Boston Marathon bombing trial: Who is Dzhokhar Tsarnaev?


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Dzhokhar Tsarnaev and his brother Tamerlan had been in the US for a decade before setting on the path that would see them carry out what many have described the deadliest act of terrorism on American soil since the attacks of September 11 2001.

Ethnic Chechens, the brothers came to Massachusetts with their family, fleeing violence at home and hoping for a better life. They settled in the college town of Cambridge and Dzhokhar, then aged just eight, appeared to fit it.

Larry Aaronson, a history teacher at the Cambridge Rindge and Latin High School - the alma mater of Matt Damon and Ben Affleck – told CBS that Dzhokhar Tsarnaev had been attentive pupil. He was a captain of the wrestling team.

“I know this kid to be compassionate. I know this kid to be forthgoing. He’s a great athlete, a sportsman, he’s never been in trouble,” he said. “He was just generous, he was compassionate, he was thoughtful.”

Tamerlan Tsarnaev, left, and Dzhokhar Tsarnaev, right.

At the time he and his elder brother launched their attack at the finishing line of the 2013 Boston Marathon, Tsarnaev was a second-year medical student at the University of Massachusetts and the recipient of an $2,500 scholarship for promising student. His father said he wanted to become a brain surgeon.

The older brother was killed in shootout with police on 18 April 2013. Tsarnaev fled the shootout and was captured a day later, after being found hiding a boat in the backyard of a house in Watertown, a Boston suburb.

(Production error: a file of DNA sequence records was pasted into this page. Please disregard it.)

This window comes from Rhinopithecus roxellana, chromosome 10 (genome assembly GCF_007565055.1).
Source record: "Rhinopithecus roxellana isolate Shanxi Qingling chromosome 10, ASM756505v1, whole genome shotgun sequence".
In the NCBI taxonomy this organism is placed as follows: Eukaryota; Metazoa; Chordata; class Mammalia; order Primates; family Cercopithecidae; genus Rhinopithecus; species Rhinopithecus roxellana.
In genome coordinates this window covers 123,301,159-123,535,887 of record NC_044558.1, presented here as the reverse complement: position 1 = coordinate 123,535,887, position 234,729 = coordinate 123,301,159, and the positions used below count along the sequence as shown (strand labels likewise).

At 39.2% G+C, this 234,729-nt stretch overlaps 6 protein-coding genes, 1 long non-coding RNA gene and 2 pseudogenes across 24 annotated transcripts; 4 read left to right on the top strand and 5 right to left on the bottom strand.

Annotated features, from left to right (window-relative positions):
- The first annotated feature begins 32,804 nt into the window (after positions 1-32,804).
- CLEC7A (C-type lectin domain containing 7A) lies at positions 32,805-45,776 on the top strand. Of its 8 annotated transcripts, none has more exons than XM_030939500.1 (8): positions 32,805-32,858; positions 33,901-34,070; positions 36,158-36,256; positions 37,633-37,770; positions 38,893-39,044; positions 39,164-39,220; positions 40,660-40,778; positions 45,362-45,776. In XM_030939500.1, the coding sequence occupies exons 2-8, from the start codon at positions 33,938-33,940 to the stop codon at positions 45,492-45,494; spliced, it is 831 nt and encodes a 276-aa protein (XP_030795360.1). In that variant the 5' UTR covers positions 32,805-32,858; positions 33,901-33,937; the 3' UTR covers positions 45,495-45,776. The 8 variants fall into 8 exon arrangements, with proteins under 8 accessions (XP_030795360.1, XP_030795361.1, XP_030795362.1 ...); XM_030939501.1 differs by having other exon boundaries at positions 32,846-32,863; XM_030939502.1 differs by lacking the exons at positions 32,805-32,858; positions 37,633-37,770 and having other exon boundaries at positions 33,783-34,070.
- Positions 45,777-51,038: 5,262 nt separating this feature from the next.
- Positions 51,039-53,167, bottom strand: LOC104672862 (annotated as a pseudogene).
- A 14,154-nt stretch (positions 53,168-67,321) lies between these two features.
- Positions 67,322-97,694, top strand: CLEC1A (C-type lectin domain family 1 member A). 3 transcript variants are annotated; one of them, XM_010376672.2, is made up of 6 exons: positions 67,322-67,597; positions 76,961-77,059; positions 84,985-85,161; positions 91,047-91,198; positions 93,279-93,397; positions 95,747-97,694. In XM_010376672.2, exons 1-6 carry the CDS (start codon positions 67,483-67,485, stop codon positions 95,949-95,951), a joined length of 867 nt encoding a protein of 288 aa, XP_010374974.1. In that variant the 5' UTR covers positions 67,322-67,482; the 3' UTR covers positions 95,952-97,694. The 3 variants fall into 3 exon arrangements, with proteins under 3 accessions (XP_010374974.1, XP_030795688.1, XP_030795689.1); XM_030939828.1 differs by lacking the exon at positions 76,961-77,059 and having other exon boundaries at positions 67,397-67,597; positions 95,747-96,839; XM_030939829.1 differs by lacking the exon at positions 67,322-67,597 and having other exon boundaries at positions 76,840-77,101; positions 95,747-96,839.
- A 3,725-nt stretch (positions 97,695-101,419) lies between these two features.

His family is believed to have spent a number of years in Kyrgyzstan, where Tsarnaev was thought to have have been born there in 1994.

Mr Tsarnaev became an American citizen in 2012. Shortly before the bombing, the brothers’ father, Anzor Tsarnaev, moved back to Dagestan following a divorce from his wife.

Mr Tsarnaev told the BBC he believed the secret services had frame his sons.

Mr Tsarnaev's Facebook profile listed “Islam” as his world view and said his life goals as “career and money”. On the Russian social networking site VKontakte he was a member of various Chechen groups.

Shortly after the bombings, the brothers’ uncle, Ruslan Tsarni, said the brothers had “put shame on our family and on the entire Chechen ethnicity”, and noted that he had not seen his nephews since December 2005.

Lawyers for Tsarnaev sought to portray him as a troubled young man who was swayed by the powerful influence of his radicalised brother, who was shot and killed in a shoot-out with police.

Prosecutors claimed that Tsarnaev and his brother hated America, though the young man’s uncle said he had never seen any evidence of this.

Asked what might have provoked the bombings, he said his two nephews were “losers”.  “These are the only reasons I can imagine of. Anything else, anything else to do with religion, with Islam, it’s a fraud, it’s a fake,” he said.